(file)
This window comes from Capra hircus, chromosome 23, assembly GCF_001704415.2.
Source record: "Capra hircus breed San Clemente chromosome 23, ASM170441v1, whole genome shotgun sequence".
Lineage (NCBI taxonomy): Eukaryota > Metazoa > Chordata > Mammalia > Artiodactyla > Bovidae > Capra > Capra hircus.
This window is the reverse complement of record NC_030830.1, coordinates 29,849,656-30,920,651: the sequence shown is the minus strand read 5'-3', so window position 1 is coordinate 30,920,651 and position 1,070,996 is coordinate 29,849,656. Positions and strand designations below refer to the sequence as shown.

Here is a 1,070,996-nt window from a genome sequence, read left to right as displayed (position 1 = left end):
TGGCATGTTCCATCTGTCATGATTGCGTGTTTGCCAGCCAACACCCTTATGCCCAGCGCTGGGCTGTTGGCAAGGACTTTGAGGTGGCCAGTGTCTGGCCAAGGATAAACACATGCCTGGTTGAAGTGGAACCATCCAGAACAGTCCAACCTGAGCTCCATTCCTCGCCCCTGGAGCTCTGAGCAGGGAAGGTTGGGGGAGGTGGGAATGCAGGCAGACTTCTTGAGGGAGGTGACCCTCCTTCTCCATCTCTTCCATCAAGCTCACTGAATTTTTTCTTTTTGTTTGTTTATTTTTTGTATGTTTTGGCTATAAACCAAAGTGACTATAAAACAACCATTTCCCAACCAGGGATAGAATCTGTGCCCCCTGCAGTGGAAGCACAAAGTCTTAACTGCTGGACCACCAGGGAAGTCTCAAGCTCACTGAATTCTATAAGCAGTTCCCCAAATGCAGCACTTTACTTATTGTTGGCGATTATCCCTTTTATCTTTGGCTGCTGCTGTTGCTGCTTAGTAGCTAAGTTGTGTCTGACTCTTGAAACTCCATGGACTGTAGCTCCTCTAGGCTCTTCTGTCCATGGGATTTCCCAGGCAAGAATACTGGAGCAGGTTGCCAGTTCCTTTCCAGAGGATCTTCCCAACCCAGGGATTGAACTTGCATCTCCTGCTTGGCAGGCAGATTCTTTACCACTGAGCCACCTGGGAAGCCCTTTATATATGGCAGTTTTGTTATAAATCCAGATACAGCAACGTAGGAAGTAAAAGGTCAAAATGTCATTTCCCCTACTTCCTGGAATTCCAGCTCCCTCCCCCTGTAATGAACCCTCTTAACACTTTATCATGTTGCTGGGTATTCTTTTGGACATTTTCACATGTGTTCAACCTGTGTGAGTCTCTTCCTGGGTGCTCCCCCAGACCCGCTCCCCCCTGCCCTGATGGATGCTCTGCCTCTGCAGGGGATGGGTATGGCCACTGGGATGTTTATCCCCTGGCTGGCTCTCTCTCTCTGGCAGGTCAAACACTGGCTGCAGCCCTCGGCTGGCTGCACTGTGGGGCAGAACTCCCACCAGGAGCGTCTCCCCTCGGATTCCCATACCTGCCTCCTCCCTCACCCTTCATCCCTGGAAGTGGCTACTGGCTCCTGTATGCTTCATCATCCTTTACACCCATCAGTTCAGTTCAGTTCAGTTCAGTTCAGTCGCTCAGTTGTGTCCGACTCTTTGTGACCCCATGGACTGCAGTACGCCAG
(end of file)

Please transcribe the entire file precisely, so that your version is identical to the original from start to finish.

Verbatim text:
This window comes from Capra hircus, chromosome 23, assembly GCF_001704415.2.
Source record: "Capra hircus breed San Clemente chromosome 23, ASM170441v1, whole genome shotgun sequence".
Lineage (NCBI taxonomy): Eukaryota > Metazoa > Chordata > Mammalia > Artiodactyla > Bovidae > Capra > Capra hircus.
This window is the reverse complement of record NC_030830.1, coordinates 29,849,656-30,920,651: the sequence shown is the minus strand read 5'-3', so window position 1 is coordinate 30,920,651 and position 1,070,996 is coordinate 29,849,656. Positions and strand designations below refer to the sequence as shown.

Here is a 1,070,996-nt window from a genome sequence, read left to right as displayed (position 1 = left end):
TGGCATGTTCCATCTGTCATGATTGCGTGTTTGCCAGCCAACACCCTTATGCCCAGCGCTGGGCTGTTGGCAAGGACTTTGAGGTGGCCAGTGTCTGGCCAAGGATAAACACATGCCTGGTTGAAGTGGAACCATCCAGAACAGTCCAACCTGAGCTCCATTCCTCGCCCCTGGAGCTCTGAGCAGGGAAGGTTGGGGGAGGTGGGAATGCAGGCAGACTTCTTGAGGGAGGTGACCCTCCTTCTCCATCTCTTCCATCAAGCTCACTGAATTTTTTCTTTTTGTTTGTTTATTTTTTGTATGTTTTGGCTATAAACCAAAGTGACTATAAAACAACCATTTCCCAACCAGGGATAGAATCTGTGCCCCCTGCAGTGGAAGCACAAAGTCTTAACTGCTGGACCACCAGGGAAGTCTCAAGCTCACTGAATTCTATAAGCAGTTCCCCAAATGCAGCACTTTACTTATTGTTGGCGATTATCCCTTTTATCTTTGGCTGCTGCTGTTGCTGCTTAGTAGCTAAGTTGTGTCTGACTCTTGAAACTCCATGGACTGTAGCTCCTCTAGGCTCTTCTGTCCATGGGATTTCCCAGGCAAGAATACTGGAGCAGGTTGCCAGTTCCTTTCCAGAGGATCTTCCCAACCCAGGGATTGAACTTGCATCTCCTGCTTGGCAGGCAGATTCTTTACCACTGAGCCACCTGGGAAGCCCTTTATATATGGCAGTTTTGTTATAAATCCAGATACAGCAACGTAGGAAGTAAAAGGTCAAAATGTCATTTCCCCTACTTCCTGGAATTCCAGCTCCCTCCCCCTGTAATGAACCCTCTTAACACTTTATCATGTTGCTGGGTATTCTTTTGGACATTTTCACATGTGTTCAACCTGTGTGAGTCTCTTCCTGGGTGCTCCCCCAGACCCGCTCCCCCCTGCCCTGATGGATGCTCTGCCTCTGCAGGGGATGGGTATGGCCACTGGGATGTTTATCCCCTGGCTGGCTCTCTCTCTCTGGCAGGTCAAACACTGGCTGCAGCCCTCGGCTGGCTGCACTGTGGGGCAGAACTCCCACCAGGAGCGTCTCCCCTCGGATTCCCATACCTGCCTCCTCCCTCACCCTTCATCCCTGGAAGTGGCTACTGGCTCCTGTATGCTTCATCATCCTTTACACCCATCAGTTCAGTTCAGTTCAGTTCAGTTCAGTCGCTCAGTTGTGTCCGACTCTTTGTGACCCCATGGACTGCAGTACGCCAG